All knowledge areas are important but some are more important than others

I am occasionally asked by learners in my project management fundamental classes which is the most important knowledge area in the PMBOK® framework. My usual response is to say that each knowledge area is important but the emphasis and level of effort spent on each will be vary depending on the specific context of a given project.

But if I was forced to choose one PMBOK® knowledge area to recognize over all others, it is Project Stakeholder Management.

This choice might surprise some of my readers, especially given how much I’ve written about Project Risk Management. After all, Project Stakeholder Management is the newest knowledge area, and is covered in fewer pages in the PMBOK® Guide than the others. The triple constraint doesn’t include stakeholders so why would I emphasize it more than scope, schedule or cost management?

One reason for this is that knowing who your key stakeholders are as well as understanding their attitudes towards and influence over your project are key inputs into many of the processes from all of the other knowledge areas. This is why Identify Stakeholders is one of only two processes in the Initiating Process Group.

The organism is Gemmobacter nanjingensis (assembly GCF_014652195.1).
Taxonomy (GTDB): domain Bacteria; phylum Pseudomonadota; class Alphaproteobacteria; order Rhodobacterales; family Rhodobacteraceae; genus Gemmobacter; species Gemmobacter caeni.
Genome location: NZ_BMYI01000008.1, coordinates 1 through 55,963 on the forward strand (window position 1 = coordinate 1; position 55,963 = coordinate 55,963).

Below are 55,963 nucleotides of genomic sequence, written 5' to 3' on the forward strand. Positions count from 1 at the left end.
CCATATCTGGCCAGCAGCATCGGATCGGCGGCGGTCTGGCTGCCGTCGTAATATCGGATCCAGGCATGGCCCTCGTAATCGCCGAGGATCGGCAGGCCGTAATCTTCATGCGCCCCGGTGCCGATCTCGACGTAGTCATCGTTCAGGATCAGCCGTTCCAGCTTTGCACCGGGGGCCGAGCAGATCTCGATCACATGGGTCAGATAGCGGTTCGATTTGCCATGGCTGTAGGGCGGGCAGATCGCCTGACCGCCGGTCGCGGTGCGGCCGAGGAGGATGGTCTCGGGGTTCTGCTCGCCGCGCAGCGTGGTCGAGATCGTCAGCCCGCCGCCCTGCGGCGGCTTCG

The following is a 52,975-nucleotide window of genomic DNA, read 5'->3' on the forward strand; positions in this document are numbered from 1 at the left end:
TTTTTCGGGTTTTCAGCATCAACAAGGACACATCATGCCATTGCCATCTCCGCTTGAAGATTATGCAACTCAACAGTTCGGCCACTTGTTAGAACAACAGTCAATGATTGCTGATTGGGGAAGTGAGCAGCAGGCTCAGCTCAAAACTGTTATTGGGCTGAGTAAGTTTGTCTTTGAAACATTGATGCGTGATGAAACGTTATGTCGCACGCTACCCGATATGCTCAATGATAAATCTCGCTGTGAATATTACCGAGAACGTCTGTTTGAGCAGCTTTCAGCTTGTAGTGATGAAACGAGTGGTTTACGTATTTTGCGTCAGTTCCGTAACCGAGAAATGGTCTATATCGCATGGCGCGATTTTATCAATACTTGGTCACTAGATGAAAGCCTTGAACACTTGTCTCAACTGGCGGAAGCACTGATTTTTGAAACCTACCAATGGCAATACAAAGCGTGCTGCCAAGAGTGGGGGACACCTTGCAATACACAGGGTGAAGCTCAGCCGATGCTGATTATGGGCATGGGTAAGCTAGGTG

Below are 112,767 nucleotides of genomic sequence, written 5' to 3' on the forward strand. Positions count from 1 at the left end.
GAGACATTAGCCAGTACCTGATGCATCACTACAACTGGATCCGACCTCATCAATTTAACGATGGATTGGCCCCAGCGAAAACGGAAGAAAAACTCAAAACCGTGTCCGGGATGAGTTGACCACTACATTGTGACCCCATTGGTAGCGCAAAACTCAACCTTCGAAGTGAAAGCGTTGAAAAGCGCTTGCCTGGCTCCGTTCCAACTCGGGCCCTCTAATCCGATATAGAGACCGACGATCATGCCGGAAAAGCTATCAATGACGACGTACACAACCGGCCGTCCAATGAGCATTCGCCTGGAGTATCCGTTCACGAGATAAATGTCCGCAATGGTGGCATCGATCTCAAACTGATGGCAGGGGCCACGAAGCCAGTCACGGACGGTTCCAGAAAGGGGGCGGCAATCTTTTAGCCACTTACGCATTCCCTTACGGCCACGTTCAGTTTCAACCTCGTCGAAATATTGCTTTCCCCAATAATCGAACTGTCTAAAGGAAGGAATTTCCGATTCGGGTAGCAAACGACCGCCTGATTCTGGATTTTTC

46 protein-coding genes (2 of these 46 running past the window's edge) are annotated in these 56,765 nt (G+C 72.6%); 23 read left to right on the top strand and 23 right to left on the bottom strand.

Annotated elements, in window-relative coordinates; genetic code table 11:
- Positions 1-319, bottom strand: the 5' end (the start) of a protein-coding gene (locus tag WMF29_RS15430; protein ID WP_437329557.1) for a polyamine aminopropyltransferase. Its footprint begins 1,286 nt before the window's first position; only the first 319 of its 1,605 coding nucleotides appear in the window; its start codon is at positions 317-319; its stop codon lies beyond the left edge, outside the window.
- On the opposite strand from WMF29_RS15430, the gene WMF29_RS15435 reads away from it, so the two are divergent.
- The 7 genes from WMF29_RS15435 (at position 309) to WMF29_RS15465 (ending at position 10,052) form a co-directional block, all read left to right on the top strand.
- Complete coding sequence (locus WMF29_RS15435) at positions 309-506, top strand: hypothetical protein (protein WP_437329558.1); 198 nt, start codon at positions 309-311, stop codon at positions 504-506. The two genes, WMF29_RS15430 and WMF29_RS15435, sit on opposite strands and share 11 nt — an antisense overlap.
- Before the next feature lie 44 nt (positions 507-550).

If you have been involved with project work for a while, you will have been part of or at least heard from teams who ended up coming in over budget, behind schedule or delivering less than was approved, but as a result of effective stakeholder management, the project was still deemed a success. You might have experienced the opposite with a project which was completed on time, within budget, and with scope delivered within quality specifications, but the dissatisfaction of a key stakeholder resulted in everyone feeling the project had tanked.

One of the reasons that many of us entered the project management profession was that we wanted to continue to develop our skills. While we can get better at scheduling, budgeting or any other hard skills, there is much greater potential for long term learning by focusing on soft skills. Honing the multiple competencies required to manage stakeholders provides us with a career long development road map and the returns on this investment are likely to be much greater than with hard skills.

Advances in machine learning and artificial intelligence will negatively impact many current jobs. I don’t worry too much about the project management profession. So long as project work is done by and for human beings, the need for effective stakeholder management will continue to be a hedge against automation-driven job losses.

They may forget what you said — but they will never forget how you made them feel – Carl W. Buehner

 

 

 

 

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